What to stash in your drawer for the inevitable 3 PM slump.
As far as healthy eating goes, we like to think that after years of being pretty much schooled by nutritionists, physicians, health editors, and fitness professionals alike that we have a fairly sound idea of what we should be consuming for breakfast, lunch and dinner: whole, nutritionally dense, preservative-free dishes. But snacking, well, lets just say that’s always been a bit more of a mystery to us, if only because we often resort to coffee shop cookies and muffins to curb afternoon sugar-lows. That is until we got on the phone with Gabby Cohen, SoulCycle’s snack-genius (okay, so that’s not her official title, but co-founder Elizabeth Cutler swears by Gabby’s office snack tips. So we do, too) to talk the healthy and fast (because let's be honest, that matters, too) options we should be stocking our desk drawers with. Consider the afternoon donut break officially banned.
“I like to have all healthy cereal. I don’t have sugar cereals but I usually have two different kinds of Puffins. They have peanut butter, if I really want something like a cookie, and cinnamon [flavor]. I have Raisin Bran because it’s full of good fiber and I always have some sort of granola that I make. I also have Uncle Sam’s, which is a wheat berry flake cereal and it’s pretty healthy.”
3 cups of gluten free oats
1 cup of raw slivered almonds
1 cups of whole raw almonds
1 cup of chopped walnuts
1 cup of flax seeds
1 cup unsweetened shredded or flaked coconut
2 tbps. olive oil
1/2 tsp. coarse salt
1/2 cup (or increase to a cup if a sweeter granola is preferred) honey or maple syrup
1/2 teaspoon ground cinnamon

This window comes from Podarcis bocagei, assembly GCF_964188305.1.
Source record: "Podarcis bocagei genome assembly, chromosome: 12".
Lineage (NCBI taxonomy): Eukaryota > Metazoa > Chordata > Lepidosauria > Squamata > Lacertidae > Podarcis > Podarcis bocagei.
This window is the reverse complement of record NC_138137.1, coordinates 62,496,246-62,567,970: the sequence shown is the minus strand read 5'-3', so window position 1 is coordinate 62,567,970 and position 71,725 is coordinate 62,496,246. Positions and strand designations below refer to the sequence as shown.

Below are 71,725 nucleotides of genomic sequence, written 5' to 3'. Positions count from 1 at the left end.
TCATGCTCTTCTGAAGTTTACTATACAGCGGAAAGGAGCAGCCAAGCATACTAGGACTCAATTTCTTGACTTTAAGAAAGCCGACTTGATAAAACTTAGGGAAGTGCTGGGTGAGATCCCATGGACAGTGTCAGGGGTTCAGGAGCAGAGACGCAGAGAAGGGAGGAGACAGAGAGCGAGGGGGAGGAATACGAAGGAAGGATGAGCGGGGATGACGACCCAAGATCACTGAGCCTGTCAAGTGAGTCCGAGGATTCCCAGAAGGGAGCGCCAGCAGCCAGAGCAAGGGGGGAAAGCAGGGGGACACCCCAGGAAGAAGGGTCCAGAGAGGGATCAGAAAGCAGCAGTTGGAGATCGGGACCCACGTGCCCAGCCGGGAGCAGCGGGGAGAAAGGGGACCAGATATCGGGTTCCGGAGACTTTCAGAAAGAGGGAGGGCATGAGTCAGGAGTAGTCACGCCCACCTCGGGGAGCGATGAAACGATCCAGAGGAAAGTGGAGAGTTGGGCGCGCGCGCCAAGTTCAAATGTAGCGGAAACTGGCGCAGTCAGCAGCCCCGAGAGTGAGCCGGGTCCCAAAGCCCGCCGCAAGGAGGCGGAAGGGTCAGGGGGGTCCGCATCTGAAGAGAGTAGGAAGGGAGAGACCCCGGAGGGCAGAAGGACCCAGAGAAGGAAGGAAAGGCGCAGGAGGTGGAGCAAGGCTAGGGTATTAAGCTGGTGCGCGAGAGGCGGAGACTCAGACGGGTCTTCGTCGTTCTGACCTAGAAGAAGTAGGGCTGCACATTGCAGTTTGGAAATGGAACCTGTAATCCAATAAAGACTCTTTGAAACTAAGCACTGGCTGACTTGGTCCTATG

2 large egg white
1 1/2 cups dried cherries or another dried fruit, diced if large pieces (I like chopped dried apricots and dried cherries)
1. Preheat your oven to 300 degrees. Combine all ingredients but the egg white and dried fruit in a large bowl, tossing to coat evenly. Whisk the egg white in a small bowl until frothy. Stir into the granola mixture. Spread it in a single layer on a parchment-lined baking sheet.
2. Bake for 45 to 55 minutes. About halfway through the baking time, use a large spatula to turn over sections of the granola carefully, breaking them up as little as possible. Rotate the pan if granola is baking unevenly. When it is evenly browned and feels dry to the touch, transfer the pan from the oven to the cooling rack. Cool completely. Once it’s completely cool, break up granola into whatever size clusters delight you. Sprinkle in dried fruit.
3. The granola keeps for 4 weeks in the fridge.
“I order from nuts.com, which is my saving grace. You can buy every kind of nut, snack, whatever you want, in little bags or big bags. I always have a pound of almonds.”
“I always have a pound of dried mango. It’s unsulfured and unsweetened—just straight mangoes. I’m a big fan of Trader Joe’s. I get like a dried fruit medley: it’s dried cherries, dried blueberries and dried strawberries. It’s a really good sweet snack if I want it.”
“We’re big popcorn fans. It’s a great healthy snack and there’s healthy fat in it, so we’re always eating popcorn.”
“I really like Lundberg Rice Cakes that I eat with almond butter. I get the brown rice, lightly salted [kind]. We’re lucky: at SoulCycle, we have huge bowls of apples. so we can always make an apple and almond butter or peanut butter, which I do often.”